"Bull Durham" (1988; directed by Ron Shelton)
    This is the rare, extremely rare, sports movie where winning and losing are non-relevant and not everything hinges on the Big Game. Rather, it's about the eccentric and idiosyncratic nature of professional athletes — minor league baseball players, in particular — and "Bull Durham" considers superstitions, curses, etc., and other quirks of human behavior.
    We know that baseball players will not talk about a no-hitter or perfect game in progress, respect the nature of a winning streak or hitting streak and will hold onto anything believed to be good luck, or some players will go as far not to wash their batting helmet during the season (Craig Biggio) or not shave (entire teams) after their first postseason win.
    Kevin Costner stars as Crash Davis, a veteran minor league catcher who's brought in to be a mentor to the bonus baby hot shot pitching prospect Ebby Calvin "Nuke" LaLoosh (Tim Robbins). Crash and Ebby are recruited by an English teacher at a community college and narrator to be her "one man" for the baseball season. She's Annie Savoy, played with gusto and great humor by Susan Sarandon, and Sarandon turns what could have been an exploitative role into a transcendent character.
    Page 3 of 4 - Director Ron Shelton treats both romance and baseball seriously, since he intertwines them as being similar bedrock foundations of the American Experience, and "Bull Durham," like "Rocky," could be a perfect date movie with, in theory, romance for the women and baseball for the men. Shelton knows his way around baseball, since he played five years of minor league baseball in the Baltimore Orioles system.
    Four baseball movies came out around the same time — "Bull Durham," "Eight Men Out," "Field of Dreams" and "Major League" — and they only helped to fire my imagination.
    "Caddyshack" (1980; directed by Harold Ramis)
    What do Rodney Dangerfield, Bill Murray, Ted Knight, Chevy Chase, a Baby Ruth candy bar and a dancing gopher have in common? They are stars of "Caddyshack," arguably the funniest sports movie ever made and the best golf movie.
    Dangerfield, Murray, Knight and Chase basically perform variations on their stand-up routines or what made them famous on television or in the movies — Dangerfield and Murray play anarchist slobs, one big on wisecracks (Dangerfield) and the other big on impromptu speeches (Murray), Knight overreacts marvelously esp. when Dangerfield gets under his skin and Chase plays his standard aloof, detached wiseacre but with a twist on New Age/Zen philosophies. Dangerfield, Murray and Knight basically steal the show from Chase because he's too laidback for his own good.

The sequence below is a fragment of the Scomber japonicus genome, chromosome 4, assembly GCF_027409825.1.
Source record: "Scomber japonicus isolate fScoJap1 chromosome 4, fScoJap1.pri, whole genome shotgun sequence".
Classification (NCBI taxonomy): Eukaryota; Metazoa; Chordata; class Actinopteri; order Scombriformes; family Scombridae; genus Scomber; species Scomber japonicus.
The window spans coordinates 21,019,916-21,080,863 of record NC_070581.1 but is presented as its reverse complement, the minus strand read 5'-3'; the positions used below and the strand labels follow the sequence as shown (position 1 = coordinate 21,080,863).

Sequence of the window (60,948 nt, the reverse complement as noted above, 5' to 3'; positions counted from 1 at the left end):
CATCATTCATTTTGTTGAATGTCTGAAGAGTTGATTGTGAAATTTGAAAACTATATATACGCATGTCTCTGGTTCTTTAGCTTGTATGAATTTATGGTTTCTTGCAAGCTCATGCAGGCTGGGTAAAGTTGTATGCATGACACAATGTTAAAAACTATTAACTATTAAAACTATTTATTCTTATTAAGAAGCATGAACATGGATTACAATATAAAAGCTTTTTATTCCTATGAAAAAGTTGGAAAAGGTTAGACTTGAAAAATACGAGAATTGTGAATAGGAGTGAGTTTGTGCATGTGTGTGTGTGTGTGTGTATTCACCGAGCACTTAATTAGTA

As the bizarro groundskeeper Carl Spackler, Murray gives better speeches than Lombardi and he's as quotable as Yogi Berra. You might cherish the Dalai Lama story and Murray's Cinderella story about the former groundskeeper turned Masters champion. I do, of course, and I like his ramblings about killing gophers. Almost every main character gets at least one great line and I favor Judge Smails’ "You'll get nothing, and like it."
    We don't go back to "Caddyshack" year after year for the teenaged caddies and their unimportant dramas in the movie, we go back, in part, because some of us wish golf courses were as entertaining as Bushwood in "Caddyshack." "Caddyshack" mostly works because it tosses anarchic comedians up against a sport filled with "a tradition unlike any other."
    "Chariots of Fire" (1981; directed by Hugh Hudson)
    This 1981 British production won four Academy Awards — Best Picture, Best Original Music Score (Vangelis), Best Original Screenplay (Colin Welland) and Best Costume Design (Milena Canonero) — and joins “Rocky” and “Million Dollar Baby” as the only sports movies to win Best Picture statuettes.
    American sports fans may not care about the film’s commentary on class divisions in the British Empire circa 1924 or all the grizzled old British character actors in supporting roles. Rather, “Chariots of Fire” earns its place in history because of the athletic (running) events in the film, its behind-the-scenes look at what goes on inside an athlete’s mind and how athletes compete for something more than fame and glory, and its musical score.
    Page 4 of 4 - Our two protagonists, Harold Abrahams and Eric Liddell, are seen as not only great athletes — great runners — but complex individuals who run at the highest level for distinctly personal reasons. Abrahams is the hotheaded, difficult Cambridge University student-athlete proving himself and fighting against anti-Jew prejudice. Liddell is the son of Scottish missionaries to China and wears his religion proudly, almost defiantly; Liddell sums it up, “I believe that God made me for a purpose. But, He also made me fast, and when I run, I feel His pleasure.”
    Vangelis (full name: Evangelos Odysseas Papathanassiou) made his fame on scores for movies. His music for “Chariots of Fire” possesses lush, ethereal, dreamlike qualities that fit together perfectly with running; you may remember the scene in “National Lampoon’s Vacation” when Clark Griswold and his family make a run for Walley World set to “Chariots of Fire.”
    To Be Continued. . . .